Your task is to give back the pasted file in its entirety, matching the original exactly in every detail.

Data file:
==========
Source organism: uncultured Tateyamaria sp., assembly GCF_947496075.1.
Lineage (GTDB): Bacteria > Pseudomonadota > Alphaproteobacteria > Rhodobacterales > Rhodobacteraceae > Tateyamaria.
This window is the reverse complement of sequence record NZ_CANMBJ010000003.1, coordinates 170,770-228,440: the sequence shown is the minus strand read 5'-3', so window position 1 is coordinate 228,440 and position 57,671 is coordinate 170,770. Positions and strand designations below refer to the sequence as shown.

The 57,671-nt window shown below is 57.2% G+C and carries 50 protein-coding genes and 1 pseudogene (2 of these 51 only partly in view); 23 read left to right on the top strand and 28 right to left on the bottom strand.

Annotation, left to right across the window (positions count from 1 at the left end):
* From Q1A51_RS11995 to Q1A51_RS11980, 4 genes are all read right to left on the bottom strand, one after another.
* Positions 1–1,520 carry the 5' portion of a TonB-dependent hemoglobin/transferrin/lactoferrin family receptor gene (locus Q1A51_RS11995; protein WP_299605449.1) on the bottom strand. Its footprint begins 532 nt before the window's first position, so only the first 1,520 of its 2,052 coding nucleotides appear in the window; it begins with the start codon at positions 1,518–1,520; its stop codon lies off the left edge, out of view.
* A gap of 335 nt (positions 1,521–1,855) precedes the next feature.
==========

Source organism: uncultured Tateyamaria sp., assembly GCF_947496075.1.
Lineage (GTDB): Bacteria > Pseudomonadota > Alphaproteobacteria > Rhodobacterales > Rhodobacteraceae > Tateyamaria.
This window is the reverse complement of sequence record NZ_CANMBJ010000003.1, coordinates 170,770-228,440: the sequence shown is the minus strand read 5'-3', so window position 1 is coordinate 228,440 and position 57,671 is coordinate 170,770. Positions and strand designations below refer to the sequence as shown.

The 57,671-nt window shown below is 57.2% G+C and carries 50 protein-coding genes and 1 pseudogene (2 of these 51 only partly in view); 23 read left to right on the top strand and 28 right to left on the bottom strand.

Annotation, left to right across the window (positions count from 1 at the left end):
* From Q1A51_RS11995 to Q1A51_RS11980, 4 genes are all read right to left on the bottom strand, one after another.
* Positions 1–1,520 carry the 5' portion of a TonB-dependent hemoglobin/transferrin/lactoferrin family receptor gene (locus Q1A51_RS11995; protein WP_299605449.1) on the bottom strand. Its footprint begins 532 nt before the window's first position, so only the first 1,520 of its 2,052 coding nucleotides appear in the window; it begins with the start codon at positions 1,518–1,520; its stop codon lies off the left edge, out of view.
* A gap of 335 nt (positions 1,521–1,855) precedes the next feature.